China’s housing market starts to cool with high vacancy rate posing biggest risk
With more failed land auctions and rising inventories of new commodity housing, the real estate market in China is showing signs of cooling. Although real estate developers have finally begin to embark on promotions and obviously lose appetite for new land, analysts predict the turning point for the continuously hot market over the past decade has not yet come.

The unsold housing stock in 100 Chinese cities for the first time has scaled up in 45 months, with oversupply beginning to become a trend, according to a report by E-house China R&D Institute, a property research agency.

Amid a slowing economy exacerbated by trade frictions with the US, the decline is widely seen as carrying financial risks, and has given rise to rumors about home purchase limitations being lifted soon.

China’s official Xinhua News Agency refuted similar rumors in a recent editorial. The article called on property market regulations not to be given up halfway, or all the previous efforts would be wasted. Before the setting up of a long-term mechanism, the regulations are gradually changing from merely administrative orders to instructive policies. The regulations put in place could not be lifted now to prevent a surge in home prices again, the Xinhua commentary made it clear.

Ni Pengfeng, the director of the Urban Competitiveness Project of Chinese Academy of Social Sciences, analyzed reasons behind the market softening in an interview with, a Chinese news portal, indicating the “general market sentiment has changed, with a wait-and-see attitude common to see among developers.

Ni observed the fast-changing financing and investment environment, gloomy macro-economic outlook and low expectations had all played a role in turning down the heat. He referred to the third quarter reports of many developers including China Vanke, pointing out the enthusiasm to acquire new land among major players in the market had dampened.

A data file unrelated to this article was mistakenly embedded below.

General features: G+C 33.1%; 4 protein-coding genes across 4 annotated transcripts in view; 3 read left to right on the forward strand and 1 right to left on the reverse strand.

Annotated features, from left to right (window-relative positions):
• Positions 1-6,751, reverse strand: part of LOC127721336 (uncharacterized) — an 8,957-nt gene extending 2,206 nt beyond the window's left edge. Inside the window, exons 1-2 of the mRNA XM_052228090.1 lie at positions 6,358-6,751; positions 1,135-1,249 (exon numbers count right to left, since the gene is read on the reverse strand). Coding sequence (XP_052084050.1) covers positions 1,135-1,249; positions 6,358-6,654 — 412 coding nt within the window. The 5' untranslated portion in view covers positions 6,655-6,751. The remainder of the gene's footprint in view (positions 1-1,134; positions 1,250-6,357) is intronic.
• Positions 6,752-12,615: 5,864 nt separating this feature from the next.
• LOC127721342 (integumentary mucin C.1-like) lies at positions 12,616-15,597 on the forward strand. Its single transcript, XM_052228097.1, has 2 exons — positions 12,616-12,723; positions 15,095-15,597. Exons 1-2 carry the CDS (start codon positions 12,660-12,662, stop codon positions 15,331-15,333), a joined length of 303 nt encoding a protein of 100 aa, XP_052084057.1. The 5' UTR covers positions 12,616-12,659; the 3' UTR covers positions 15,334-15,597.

Meanwhile, Ni doesn’t agree the turning point for China’s housing market has arrived. “The urbanization process is unfinished with 200 million people still on their way to cities, which means the housing demand remains strong,” he said, alerting that under the circumstances, some local governments were still relying on land sales for financing and so speculating on home prices.

While housing demand in top-tier cities remains robust, lower-tier cities which embraced the bull market over the past two years may face more challenges as market sentiments go down. Ni warned a new round of inventory backlog may form in the markets and the imbalance between hot cities and more obscure ones may be further expanded.

Recently, the unexpectedly high vacancy rate haunting China’s urban housing has been disclosed, which is believed to pose significant risks to the country’s housing market and financial stability.

A soon-to-be-published research would show roughly 22 percent of China’s urban homes are standing empty, according to Gan Li, a professor of Chengdu’s Southwestern University of Finance and Economics, who leads the nationwide study, Bloomberg reported. Gan told Bloomberg the figure added up to be more than 50 million apartments and houses with unsold stock of property developers not included.

It’s a common concern that owners of the unoccupied homes would rush to sell as the property market starts to falter, leading prices to a ‘deadly’ spiral dive.

Ni agreed the new finding may change the whole picture. “At present, in top-tier cities in China, short supply is a result of real housing demand, plus investment and speculation. If the investment and speculation-orientated demand was deducted, the situation would be hard to ascertain.”   


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